facebook.com/herkimercountyhealthnet. Monetary donations can also be made directly to Herkimer County HealthNet and mailed to 320 N. Main St., Suite 3300 Herkimer, N.Y. 13350. For more information, call Althea Noyes, at 315-823-4523. For more information about Herkimer County HealthNet, call 315-867-1552 or check out its Facebook page.
Laryngectomy support group to meet
Valley Health Services accepts syringes
The Laryngectomy Support Group will hold its monthly meeting at noon May 10 in the Sister Regina Conference Room on the first floor of the St. Elizabeth Medical Center hospital building, 2209 Genesee St., Utica. The support group is sponsored by SEMC. Laryngectomy support group meetings are held at noon on the second Thursday of each month. A laryngectomy is the procedure to remove a person’s larynx and separates the airway from the mouth, nose and esophagus. The laryngectomee breathes through an opening in the neck, called a stoma. The public is welcome to attend. Those with questions can call the speech therapy department at 315801-4475.
Valley Health Services is accepting the community’s medical waste of needles, syringes and lancets from noon until 2 p.m. on May 16. The service is available on the third Wednesday of every month. The waste must be in approved puncture-resistant containers available at local pharmacies and properly marked “biohazard.” The containers may be brought to the outpatient receptionist on the ground floor at VHS, who will contact the personnel responsible for medical waste disposal. VHS is located at 690 W. German St., Herkimer. Questions may be directed to Tammi King, infection control nurse, at 866-3330, ext. 2308.
Community Recovery Support forum for Center there to help patients, cancer survivors The Community Recovery Cen-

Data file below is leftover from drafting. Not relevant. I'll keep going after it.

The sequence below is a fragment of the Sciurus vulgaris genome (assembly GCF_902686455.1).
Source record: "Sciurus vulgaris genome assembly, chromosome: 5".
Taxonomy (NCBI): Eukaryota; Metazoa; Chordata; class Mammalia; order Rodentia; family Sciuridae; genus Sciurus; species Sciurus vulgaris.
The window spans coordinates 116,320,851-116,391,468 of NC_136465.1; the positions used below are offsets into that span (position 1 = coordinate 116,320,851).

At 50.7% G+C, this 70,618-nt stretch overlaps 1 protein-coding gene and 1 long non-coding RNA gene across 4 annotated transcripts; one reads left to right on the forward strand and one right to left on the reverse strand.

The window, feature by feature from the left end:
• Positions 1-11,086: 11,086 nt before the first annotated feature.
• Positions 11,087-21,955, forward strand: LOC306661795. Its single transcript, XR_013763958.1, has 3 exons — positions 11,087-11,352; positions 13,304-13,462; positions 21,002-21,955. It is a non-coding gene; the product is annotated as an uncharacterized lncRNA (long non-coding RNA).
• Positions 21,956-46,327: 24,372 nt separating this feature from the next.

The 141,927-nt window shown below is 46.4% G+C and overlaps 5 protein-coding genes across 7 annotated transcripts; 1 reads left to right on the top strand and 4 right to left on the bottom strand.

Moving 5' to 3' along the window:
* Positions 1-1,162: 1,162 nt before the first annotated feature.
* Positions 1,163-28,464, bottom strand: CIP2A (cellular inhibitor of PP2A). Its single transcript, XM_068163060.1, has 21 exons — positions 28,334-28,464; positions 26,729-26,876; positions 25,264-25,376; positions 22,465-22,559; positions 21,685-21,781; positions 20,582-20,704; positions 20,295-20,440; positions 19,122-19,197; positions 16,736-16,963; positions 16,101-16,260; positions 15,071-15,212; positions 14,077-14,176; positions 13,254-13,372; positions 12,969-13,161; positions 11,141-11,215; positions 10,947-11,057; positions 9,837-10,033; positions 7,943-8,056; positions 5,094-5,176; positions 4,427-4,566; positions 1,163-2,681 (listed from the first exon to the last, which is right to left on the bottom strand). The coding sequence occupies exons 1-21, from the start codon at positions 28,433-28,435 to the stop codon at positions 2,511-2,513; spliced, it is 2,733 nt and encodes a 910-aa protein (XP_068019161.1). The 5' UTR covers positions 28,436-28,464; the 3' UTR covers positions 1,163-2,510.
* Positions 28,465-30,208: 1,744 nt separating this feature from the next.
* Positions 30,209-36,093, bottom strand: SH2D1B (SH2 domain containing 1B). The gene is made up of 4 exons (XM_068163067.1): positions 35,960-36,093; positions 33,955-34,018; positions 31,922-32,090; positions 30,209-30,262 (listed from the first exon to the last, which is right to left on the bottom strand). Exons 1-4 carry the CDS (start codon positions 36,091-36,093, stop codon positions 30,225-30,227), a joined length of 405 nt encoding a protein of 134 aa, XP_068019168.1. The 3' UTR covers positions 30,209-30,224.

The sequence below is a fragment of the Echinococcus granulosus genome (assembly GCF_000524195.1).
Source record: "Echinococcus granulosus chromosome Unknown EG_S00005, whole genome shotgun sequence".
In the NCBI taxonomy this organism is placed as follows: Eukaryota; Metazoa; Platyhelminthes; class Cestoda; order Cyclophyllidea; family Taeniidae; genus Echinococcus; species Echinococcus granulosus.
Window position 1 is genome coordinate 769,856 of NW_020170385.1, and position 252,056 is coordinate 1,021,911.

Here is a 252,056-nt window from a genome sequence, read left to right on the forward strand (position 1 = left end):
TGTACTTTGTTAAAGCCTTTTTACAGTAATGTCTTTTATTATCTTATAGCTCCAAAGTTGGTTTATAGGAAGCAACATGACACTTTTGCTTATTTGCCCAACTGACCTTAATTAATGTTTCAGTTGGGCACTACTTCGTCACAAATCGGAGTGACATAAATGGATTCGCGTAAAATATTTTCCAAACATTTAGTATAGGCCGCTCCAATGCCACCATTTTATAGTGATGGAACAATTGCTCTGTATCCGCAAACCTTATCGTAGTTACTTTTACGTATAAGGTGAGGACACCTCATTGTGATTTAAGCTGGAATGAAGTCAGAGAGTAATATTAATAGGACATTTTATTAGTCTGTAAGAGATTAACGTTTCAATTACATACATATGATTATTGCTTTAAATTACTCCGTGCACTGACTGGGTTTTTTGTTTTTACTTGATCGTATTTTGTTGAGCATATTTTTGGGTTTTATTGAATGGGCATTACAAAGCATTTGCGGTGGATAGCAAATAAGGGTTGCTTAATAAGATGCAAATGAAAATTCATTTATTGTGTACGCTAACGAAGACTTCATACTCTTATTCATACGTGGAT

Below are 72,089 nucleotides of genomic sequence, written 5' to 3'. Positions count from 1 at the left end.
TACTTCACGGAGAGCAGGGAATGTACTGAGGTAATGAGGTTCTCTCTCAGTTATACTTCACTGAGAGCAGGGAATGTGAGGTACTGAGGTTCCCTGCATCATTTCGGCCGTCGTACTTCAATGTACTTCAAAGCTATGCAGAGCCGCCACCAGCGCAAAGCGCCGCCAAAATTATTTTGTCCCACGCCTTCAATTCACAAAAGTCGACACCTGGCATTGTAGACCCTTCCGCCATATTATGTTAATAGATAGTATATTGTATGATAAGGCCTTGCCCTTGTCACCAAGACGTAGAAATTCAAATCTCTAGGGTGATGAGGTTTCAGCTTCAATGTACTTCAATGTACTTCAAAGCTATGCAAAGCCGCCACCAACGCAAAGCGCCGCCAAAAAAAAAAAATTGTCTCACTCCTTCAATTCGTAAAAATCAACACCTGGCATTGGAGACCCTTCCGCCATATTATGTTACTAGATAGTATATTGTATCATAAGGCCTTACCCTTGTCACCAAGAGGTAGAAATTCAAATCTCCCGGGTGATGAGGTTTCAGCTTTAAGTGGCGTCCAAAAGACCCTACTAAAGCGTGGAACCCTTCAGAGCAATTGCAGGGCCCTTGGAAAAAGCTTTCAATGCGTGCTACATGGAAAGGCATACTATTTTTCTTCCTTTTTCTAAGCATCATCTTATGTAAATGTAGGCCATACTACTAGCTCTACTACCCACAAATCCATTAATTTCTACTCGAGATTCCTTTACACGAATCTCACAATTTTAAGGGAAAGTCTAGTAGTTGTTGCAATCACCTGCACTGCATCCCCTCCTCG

MVHS Wellness Center classes to begin The Mohawk Valley Health System Wellness Center begins a new session of specialty classes May 5. Classes run in eight-week sessions and space is limited with registration on a first-come, first-served basis. Participants must register and pay for the eight-week session of class in advance or purchase a prepaid punch card for per-class entry. Call 315-624-5484 or email email@example.com to register for classes or to purchase a membership. Visit mvhealthsystem.org/wellness for more information on each class.
The Mohawk Valley Health System’s Cancer Center’s monthly support forum for patients and cancer survivors will be held at 6 p.m. May 14. The cancer support forum meets at 6 p.m. on the second Monday of every month in the Cancer Center’s fireplace lounge on the main floor of Faxton Campus, 1676 Sunset Ave., Utica. The forum, led by the Cancer Center’s social worker, offers support to anyone who has received a cancer diagnosis. Light refreshments will be served. For more information or to RSVP, call 315-624-5241.
Valley Residential Services sets open house Valley Residential Services in Herkimer will hold an open house from 2-4 p.m. May 7. VRS has availability within its enriched housing program at 323 Pine Grove Road. There will be an opportunity for the public to tour independent living apartments and meet with staff. Those interested in learning more or becoming a resident are invited to attend. For more information, call 315-219-5700, ext. 2329.
Support group to meet at Rome Memorial The brain aneurysm, AVM (arteriovenous malformation) and stroke support group will meet from 5:30-7 p.m. May 14 at Rome Memorial Hospital’s second-floor classroom. The group meets on the second Monday of every month. RMH is located at 1500 N. James St., Rome. For more information, call Deb Dunn at 315-533-6467 or email RomeNY@JoeNiekroFoundation.org.
ter of Rome Memorial Hospital, certified by the state Office of Alcoholism and Substance Abuse Services, provides outpatient services for the treatment of adults and adolescents who are chemically dependent on alcohol, prescription medications and illegal drugs. The group is led by substance abuse counselor Danielle Russell, who has 10 years of experience in the field of addiction. The group is free and open to everyone but focuses specifically on the problems faced by those who have a love one who is suffering from addiction. The group meets from 6-7 Russell p.m. on the third Monday of each month in the second-floor classroom at Rome Memorial Hospital. The next meeting is May 21. Located at 264 W. Dominick St., Rome, the Community Recovery Center operates from 8 a.m. to 4 p.m. Monday and Friday and from 8 a.m. to 9 p.m. Tuesday through Thursday. For more information about the Community Recovery Center, call 315-334-4701.
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IN GOOD HEALTH – Mohawk Valley’s Healthcare Newspaper